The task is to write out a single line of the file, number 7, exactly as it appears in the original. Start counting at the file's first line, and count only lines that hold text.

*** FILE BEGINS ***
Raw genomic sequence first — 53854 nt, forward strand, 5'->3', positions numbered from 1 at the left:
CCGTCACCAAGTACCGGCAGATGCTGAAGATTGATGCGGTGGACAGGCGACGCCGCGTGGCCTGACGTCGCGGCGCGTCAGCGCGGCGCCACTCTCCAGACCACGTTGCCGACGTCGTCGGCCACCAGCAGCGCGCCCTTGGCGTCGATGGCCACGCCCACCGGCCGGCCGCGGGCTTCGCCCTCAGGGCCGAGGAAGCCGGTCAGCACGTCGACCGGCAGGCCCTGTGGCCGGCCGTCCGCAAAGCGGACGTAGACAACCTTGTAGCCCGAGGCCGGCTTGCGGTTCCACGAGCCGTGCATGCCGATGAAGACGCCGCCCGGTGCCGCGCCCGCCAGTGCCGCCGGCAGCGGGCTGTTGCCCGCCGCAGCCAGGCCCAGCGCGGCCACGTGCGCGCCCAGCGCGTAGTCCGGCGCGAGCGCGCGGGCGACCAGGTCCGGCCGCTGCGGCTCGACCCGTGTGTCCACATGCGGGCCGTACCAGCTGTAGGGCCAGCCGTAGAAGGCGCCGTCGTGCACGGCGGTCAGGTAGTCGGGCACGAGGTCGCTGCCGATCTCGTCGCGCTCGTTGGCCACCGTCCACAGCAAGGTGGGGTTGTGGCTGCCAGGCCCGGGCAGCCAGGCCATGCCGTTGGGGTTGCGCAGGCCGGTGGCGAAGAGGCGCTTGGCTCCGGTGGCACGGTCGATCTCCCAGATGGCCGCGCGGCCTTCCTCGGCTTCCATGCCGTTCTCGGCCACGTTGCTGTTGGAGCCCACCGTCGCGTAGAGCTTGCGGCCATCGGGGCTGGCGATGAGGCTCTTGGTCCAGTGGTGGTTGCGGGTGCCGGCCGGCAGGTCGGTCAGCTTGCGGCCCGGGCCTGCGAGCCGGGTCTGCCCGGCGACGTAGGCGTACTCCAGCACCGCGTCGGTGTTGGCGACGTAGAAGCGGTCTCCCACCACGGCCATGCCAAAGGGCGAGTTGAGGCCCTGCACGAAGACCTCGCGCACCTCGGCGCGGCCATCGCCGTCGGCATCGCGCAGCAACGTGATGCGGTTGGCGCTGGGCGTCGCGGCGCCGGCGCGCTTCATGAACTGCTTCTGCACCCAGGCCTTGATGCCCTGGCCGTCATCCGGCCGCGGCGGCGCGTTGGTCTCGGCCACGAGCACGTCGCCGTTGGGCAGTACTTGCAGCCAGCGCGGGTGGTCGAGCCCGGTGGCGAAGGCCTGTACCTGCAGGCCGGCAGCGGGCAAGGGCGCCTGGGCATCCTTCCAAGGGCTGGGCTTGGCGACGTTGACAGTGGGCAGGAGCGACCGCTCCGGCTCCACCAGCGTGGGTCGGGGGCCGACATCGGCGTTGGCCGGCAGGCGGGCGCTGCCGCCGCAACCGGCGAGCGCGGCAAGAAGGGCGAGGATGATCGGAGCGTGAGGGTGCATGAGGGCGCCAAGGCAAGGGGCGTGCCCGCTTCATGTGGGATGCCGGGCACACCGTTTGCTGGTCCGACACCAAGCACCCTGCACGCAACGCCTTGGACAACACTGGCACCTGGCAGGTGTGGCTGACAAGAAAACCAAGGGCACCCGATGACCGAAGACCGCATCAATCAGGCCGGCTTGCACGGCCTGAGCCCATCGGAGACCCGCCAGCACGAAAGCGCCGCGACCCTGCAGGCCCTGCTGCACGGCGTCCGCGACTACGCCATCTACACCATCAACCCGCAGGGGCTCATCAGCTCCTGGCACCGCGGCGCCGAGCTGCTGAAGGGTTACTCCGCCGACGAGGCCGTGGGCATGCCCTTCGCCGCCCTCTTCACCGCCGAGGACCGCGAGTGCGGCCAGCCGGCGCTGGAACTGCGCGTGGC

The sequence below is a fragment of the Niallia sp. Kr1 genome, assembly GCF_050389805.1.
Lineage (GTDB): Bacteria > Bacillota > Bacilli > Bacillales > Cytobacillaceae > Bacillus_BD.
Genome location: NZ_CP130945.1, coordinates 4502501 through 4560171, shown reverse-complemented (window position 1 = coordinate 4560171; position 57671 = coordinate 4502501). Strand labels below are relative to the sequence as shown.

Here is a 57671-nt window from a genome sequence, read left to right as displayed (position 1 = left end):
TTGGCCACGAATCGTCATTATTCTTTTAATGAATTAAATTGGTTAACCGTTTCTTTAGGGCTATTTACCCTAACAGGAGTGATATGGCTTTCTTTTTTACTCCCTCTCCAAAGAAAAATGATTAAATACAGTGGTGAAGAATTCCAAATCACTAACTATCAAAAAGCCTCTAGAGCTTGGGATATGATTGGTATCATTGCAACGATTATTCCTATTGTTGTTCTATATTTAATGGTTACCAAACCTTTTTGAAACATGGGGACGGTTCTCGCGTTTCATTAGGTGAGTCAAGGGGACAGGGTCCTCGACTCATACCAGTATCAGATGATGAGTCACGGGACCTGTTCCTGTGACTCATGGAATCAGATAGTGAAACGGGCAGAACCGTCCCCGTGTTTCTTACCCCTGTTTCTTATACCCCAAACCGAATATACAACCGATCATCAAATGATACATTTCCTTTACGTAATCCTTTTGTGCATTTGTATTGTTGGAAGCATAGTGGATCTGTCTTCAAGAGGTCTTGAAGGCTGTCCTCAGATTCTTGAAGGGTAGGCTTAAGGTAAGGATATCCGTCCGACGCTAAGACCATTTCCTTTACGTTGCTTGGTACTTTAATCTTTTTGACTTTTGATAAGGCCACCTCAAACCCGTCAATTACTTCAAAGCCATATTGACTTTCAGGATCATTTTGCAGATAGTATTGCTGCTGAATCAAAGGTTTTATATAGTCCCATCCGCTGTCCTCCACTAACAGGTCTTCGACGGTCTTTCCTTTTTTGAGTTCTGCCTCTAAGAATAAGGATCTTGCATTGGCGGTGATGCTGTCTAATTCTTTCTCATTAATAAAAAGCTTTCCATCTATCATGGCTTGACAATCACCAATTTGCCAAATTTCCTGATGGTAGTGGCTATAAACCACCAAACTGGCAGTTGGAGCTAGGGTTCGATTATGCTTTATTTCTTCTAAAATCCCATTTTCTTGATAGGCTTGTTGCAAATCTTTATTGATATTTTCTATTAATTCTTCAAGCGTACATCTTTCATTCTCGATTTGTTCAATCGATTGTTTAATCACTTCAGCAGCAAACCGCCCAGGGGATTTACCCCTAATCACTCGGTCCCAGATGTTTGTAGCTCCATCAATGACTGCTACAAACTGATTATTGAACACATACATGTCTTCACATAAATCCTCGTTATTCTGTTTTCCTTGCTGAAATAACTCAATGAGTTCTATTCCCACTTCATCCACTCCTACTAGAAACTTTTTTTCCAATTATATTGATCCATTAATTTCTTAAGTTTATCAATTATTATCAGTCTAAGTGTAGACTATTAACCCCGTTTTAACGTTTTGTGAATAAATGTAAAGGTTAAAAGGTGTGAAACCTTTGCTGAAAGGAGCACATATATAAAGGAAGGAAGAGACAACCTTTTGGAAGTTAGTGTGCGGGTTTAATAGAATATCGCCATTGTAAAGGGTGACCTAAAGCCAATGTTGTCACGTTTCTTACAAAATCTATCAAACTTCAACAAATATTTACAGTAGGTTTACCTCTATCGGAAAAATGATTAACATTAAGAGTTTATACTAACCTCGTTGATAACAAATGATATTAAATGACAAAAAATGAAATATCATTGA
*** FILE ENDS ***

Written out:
TTGGCCACGAATCGTCATTATTCTTTTAATGAATTAAATTGGTTAACCGTTTCTTTAGGGCTATTTACCCTAACAGGAGTGATATGGCTTTCTTTTTTACTCCCTCTCCAAAGAAAAATGATTAAATACAGTGGTGAAGAATTCCAAATCACTAACTATCAAAAAGCCTCTAGAGCTTGGGATATGATTGGTATCATTGCAACGATTATTCCTATTGTTGTTCTATATTTAATGGTTACCAAACCTTTTTGAAACATGGGGACGGTTCTCGCGTTTCATTAGGTGAGTCAAGGGGACAGGGTCCTCGACTCATACCAGTATCAGATGATGAGTCACGGGACCTGTTCCTGTGACTCATGGAATCAGATAGTGAAACGGGCAGAACCGTCCCCGTGTTTCTTACCCCTGTTTCTTATACCCCAAACCGAATATACAACCGATCATCAAATGATACATTTCCTTTACGTAATCCTTTTGTGCATTTGTATTGTTGGAAGCATAGTGGATCTGTCTTCAAGAGGTCTTGAAGGCTGTCCTCAGATTCTTGAAGGGTAGGCTTAAGGTAAGGATATCCGTCCGACGCTAAGACCATTTCCTTTACGTTGCTTGGTACTTTAATCTTTTTGACTTTTGATAAGGCCACCTCAAACCCGTCAATTACTTCAAAGCCATATTGACTTTCAGGATCATTTTGCAGATAGTATTGCTGCTGAATCAAAGGTTTTATATAGTCCCATCCGCTGTCCTCCACTAACAGGTCTTCGACGGTCTTTCCTTTTTTGAGTTCTGCCTCTAAGAATAAGGATCTTGCATTGGCGGTGATGCTGTCTAATTCTTTCTCATTAATAAAAAGCTTTCCATCTATCATGGCTTGACAATCACCAATTTGCCAAATTTCCTGATGGTAGTGGCTATAAACCACCAAACTGGCAGTTGGAGCTAGGGTTCGATTATGCTTTATTTCTTCTAAAATCCCATTTTCTTGATAGGCTTGTTGCAAATCTTTATTGATATTTTCTATTAATTCTTCAAGCGTACATCTTTCATTCTCGATTTGTTCAATCGATTGTTTAATCACTTCAGCAGCAAACCGCCCAGGGGATTTACCCCTAATCACTCGGTCCCAGATGTTTGTAGCTCCATCAATGACTGCTACAAACTGATTATTGAACACATACATGTCTTCACATAAATCCTCGTTATTCTGTTTTCCTTGCTGAAATAACTCAATGAGTTCTATTCCCACTTCATCCACTCCTACTAGAAACTTTTTTTCCAATTATATTGATCCATTAATTTCTTAAGTTTATCAATTATTATCAGTCTAAGTGTAGACTATTAACCCCGTTTTAACGTTTTGTGAATAAATGTAAAGGTTAAAAGGTGTGAAACCTTTGCTGAAAGGAGCACATATATAAAGGAAGGAAGAGACAACCTTTTGGAAGTTAGTGTGCGGGTTTAATAGAATATCGCCATTGTAAAGGGTGACCTAAAGCCAATGTTGTCACGTTTCTTACAAAATCTATCAAACTTCAACAAATATTTACAGTAGGTTTACCTCTATCGGAAAAATGATTAACATTAAGAGTTTATACTAACCTCGTTGATAACAAATGATATTAAATGACAAAAAATGAAATATCATTGA